It’s not just skill, strategy, and a Machiavellian intent to disarm opponents that are the keys to success in the gentile art of lawn bowls, but also understanding how greens condition affects play. STRI’s Paul Woodham discusses performance monitoring at the National Champs.
Midsummer madness is well underway in the regency town of Royal Leamington Spa, as bowlers from all over the UK congregate for the annual Bowls England National Championships.
Over 30,000 spectators cheer on 2000 players during the month long tournament, which plays host to a range of competitors who have progressed to the Championships during a season of regional qualification.
Victoria Park Greens is home to Royal Leamington Spa Bowls Club and became the home of Bowls England in 2015. In the same year, the venue hosted the Mens and Women’s National Championships for the first time.
The Women’s Championships have been played at Victoria Park since 1975 and the Women’s World Bowls Championships were held there in 1996 and 2004. The venue will return to the world stage in four year’s time to host Birmingham 2022 Commonwealth Games.
Birmingham stepped in after the original host city of Durban was stripped of the games by the Commonwealth Games Federation due to concerns over financial restraints.
Planning and preparation is already gathering pace as there is a tight time-frame, but before then, there is the small matter of delivering another National Championship with over 1,000 matches spread across five greens at Victoria Park.
National Finals 2018
STRI is appointed consultant agronomists working on behalf of Warwick District Council. We provide ongoing support throughout the year, but during the month of August, the focus is firmly on tournament monitoring work.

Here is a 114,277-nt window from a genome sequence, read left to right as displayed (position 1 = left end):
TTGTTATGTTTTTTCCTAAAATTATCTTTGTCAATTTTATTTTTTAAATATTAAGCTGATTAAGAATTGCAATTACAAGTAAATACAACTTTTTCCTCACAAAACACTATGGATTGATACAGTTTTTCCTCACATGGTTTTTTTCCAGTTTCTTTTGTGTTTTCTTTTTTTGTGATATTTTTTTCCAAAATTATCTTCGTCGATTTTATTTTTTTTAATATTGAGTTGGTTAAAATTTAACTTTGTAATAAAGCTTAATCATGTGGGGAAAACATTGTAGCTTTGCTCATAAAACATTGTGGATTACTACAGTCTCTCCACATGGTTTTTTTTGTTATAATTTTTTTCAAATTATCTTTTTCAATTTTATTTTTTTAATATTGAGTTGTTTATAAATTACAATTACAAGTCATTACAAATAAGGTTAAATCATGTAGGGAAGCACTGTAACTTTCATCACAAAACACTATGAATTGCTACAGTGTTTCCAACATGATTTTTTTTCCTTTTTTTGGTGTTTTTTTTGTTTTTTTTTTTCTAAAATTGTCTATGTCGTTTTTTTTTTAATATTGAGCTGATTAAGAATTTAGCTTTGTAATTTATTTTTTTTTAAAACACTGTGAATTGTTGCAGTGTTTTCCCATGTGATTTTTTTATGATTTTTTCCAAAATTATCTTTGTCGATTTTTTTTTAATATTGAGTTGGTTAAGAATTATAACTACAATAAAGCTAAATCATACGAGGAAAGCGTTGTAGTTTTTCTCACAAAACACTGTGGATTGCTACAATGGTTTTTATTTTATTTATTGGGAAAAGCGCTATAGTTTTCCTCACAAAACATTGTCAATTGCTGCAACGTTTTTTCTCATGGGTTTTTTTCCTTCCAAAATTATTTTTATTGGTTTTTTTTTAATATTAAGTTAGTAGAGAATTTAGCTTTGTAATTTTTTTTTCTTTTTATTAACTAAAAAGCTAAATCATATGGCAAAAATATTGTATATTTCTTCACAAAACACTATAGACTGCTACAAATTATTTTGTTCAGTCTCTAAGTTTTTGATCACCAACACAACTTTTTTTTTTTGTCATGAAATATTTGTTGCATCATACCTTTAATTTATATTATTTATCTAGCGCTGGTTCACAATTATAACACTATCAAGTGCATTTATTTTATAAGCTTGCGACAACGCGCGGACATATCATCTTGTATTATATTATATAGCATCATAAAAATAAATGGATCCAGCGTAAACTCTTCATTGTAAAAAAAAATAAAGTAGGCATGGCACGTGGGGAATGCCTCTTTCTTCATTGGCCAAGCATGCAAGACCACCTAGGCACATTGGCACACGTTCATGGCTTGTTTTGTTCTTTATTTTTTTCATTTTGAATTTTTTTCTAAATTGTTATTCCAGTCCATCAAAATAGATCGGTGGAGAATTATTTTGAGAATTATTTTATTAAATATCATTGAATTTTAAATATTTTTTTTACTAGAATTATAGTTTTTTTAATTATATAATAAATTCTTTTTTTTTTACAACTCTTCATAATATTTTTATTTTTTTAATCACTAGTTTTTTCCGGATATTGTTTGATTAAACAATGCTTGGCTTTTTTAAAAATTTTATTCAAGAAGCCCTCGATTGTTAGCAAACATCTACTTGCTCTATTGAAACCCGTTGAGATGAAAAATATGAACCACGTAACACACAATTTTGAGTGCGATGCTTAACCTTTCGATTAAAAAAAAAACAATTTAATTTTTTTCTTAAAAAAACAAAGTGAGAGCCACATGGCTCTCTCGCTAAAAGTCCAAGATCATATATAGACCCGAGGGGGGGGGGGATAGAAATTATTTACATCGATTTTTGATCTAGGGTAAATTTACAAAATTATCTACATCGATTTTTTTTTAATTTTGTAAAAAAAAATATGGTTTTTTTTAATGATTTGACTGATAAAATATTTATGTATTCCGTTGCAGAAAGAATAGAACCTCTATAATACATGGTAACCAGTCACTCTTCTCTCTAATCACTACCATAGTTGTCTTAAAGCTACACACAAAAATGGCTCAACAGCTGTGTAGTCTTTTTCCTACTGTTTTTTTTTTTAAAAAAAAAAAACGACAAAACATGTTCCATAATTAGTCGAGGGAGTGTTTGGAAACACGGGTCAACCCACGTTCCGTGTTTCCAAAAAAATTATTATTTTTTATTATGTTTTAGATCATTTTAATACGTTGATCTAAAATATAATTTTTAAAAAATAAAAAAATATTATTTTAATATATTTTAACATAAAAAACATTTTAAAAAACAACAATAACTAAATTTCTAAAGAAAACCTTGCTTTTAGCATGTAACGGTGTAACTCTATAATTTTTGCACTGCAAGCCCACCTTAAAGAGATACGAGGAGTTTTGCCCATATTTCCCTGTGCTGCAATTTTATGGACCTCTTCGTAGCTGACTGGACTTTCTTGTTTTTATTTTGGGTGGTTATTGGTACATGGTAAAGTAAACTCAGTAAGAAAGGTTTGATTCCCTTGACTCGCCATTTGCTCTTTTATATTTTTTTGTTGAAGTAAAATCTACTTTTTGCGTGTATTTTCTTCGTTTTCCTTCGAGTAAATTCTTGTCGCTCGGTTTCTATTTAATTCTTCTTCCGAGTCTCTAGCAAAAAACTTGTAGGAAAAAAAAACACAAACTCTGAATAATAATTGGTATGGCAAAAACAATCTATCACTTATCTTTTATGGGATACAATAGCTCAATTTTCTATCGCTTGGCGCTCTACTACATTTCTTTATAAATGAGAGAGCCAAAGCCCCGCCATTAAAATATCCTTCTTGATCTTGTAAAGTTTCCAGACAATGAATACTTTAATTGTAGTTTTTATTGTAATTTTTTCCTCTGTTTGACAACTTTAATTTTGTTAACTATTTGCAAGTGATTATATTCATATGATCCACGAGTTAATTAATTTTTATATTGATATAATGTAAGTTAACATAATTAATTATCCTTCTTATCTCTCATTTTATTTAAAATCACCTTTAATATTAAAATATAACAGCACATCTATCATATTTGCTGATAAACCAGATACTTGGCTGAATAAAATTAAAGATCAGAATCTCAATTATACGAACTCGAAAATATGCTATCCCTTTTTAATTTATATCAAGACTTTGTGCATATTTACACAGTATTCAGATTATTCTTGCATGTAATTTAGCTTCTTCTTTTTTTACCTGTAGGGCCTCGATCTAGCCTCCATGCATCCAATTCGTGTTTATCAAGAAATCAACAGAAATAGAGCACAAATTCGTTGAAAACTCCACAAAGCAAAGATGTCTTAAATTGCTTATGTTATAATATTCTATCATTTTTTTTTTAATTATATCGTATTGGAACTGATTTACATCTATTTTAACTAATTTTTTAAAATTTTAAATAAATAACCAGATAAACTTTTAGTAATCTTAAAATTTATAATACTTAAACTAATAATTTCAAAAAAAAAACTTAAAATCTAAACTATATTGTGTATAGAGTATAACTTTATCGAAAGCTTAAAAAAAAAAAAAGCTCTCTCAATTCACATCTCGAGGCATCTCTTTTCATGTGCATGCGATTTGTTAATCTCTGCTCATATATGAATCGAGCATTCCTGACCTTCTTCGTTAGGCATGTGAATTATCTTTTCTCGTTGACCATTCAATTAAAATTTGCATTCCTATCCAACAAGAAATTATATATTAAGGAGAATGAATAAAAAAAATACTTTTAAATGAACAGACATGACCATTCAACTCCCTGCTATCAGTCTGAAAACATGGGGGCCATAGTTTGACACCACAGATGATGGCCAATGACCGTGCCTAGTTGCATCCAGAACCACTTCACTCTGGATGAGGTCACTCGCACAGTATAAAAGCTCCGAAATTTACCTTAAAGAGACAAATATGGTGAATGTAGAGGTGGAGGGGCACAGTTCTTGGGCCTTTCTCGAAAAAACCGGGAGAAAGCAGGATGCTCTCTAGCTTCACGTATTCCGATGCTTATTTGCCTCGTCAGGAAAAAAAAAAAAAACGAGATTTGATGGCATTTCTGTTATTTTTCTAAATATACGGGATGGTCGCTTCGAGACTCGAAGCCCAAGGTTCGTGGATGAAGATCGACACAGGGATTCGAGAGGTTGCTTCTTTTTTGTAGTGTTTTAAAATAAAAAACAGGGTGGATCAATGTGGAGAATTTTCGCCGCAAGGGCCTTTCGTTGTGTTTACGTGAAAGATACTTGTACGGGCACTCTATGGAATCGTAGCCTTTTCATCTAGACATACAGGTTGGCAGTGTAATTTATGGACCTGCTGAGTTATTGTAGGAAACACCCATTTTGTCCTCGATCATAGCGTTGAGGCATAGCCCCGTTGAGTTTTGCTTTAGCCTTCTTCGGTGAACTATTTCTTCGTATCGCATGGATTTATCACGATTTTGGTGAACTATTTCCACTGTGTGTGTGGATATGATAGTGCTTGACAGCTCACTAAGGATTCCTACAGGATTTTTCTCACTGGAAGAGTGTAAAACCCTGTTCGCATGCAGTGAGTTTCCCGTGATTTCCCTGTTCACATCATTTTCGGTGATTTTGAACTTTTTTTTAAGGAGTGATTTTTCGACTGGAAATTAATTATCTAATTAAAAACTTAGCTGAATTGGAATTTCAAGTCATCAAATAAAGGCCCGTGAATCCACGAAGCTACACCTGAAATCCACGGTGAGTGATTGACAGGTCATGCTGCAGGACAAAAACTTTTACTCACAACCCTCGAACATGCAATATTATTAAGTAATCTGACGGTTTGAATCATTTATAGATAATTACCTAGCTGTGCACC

The performance and conditions of the greens has been comprehensibly monitored during every Championship since 2011. The greens are tested twice per week during the Championships to ensure performance is consistent and meeting targets.
The data is used to inform any adjustments which may be required to ensure surfaces are playing to tournament standards. The key characteristics are firmness and speed.
Firmness is checked using a Clegg Soil Impact tester with the aim of maintaining very firm surfaces which will support the rigours of play but will still support a full grass cover through close control and monitoring of soil moisture content.
A firm surface will be naturally faster, and we aim to deliver pace between 12 -13 seconds, tested using zero biased bowls. This will relate towards 13-14 seconds speed using a bias bowl.
Our information is reported back to the greenkeeping team led by Michael Finch of Idverde who has managed the greens since 2008 and also reported back to Bowls England Tournament Directors.
The greens are also monitored for smoothness and trueness to complete the picture of objective performance monitoring. There is little doubt that the information gathered during the last eight years of Championships will give a clear direction to the preparation and management of the Commonwealth Games Bowls.
Being the home to Bowls England, Victoria Park is not just used for National Championships. There is little respite before the annual Top Club tournament is staged, as well as various International trials and test series matches hosted earlier in the season, this year welcoming the Australian Team.
It’s just another year with a busy fixture list before end of season renovations close out the calendar in October.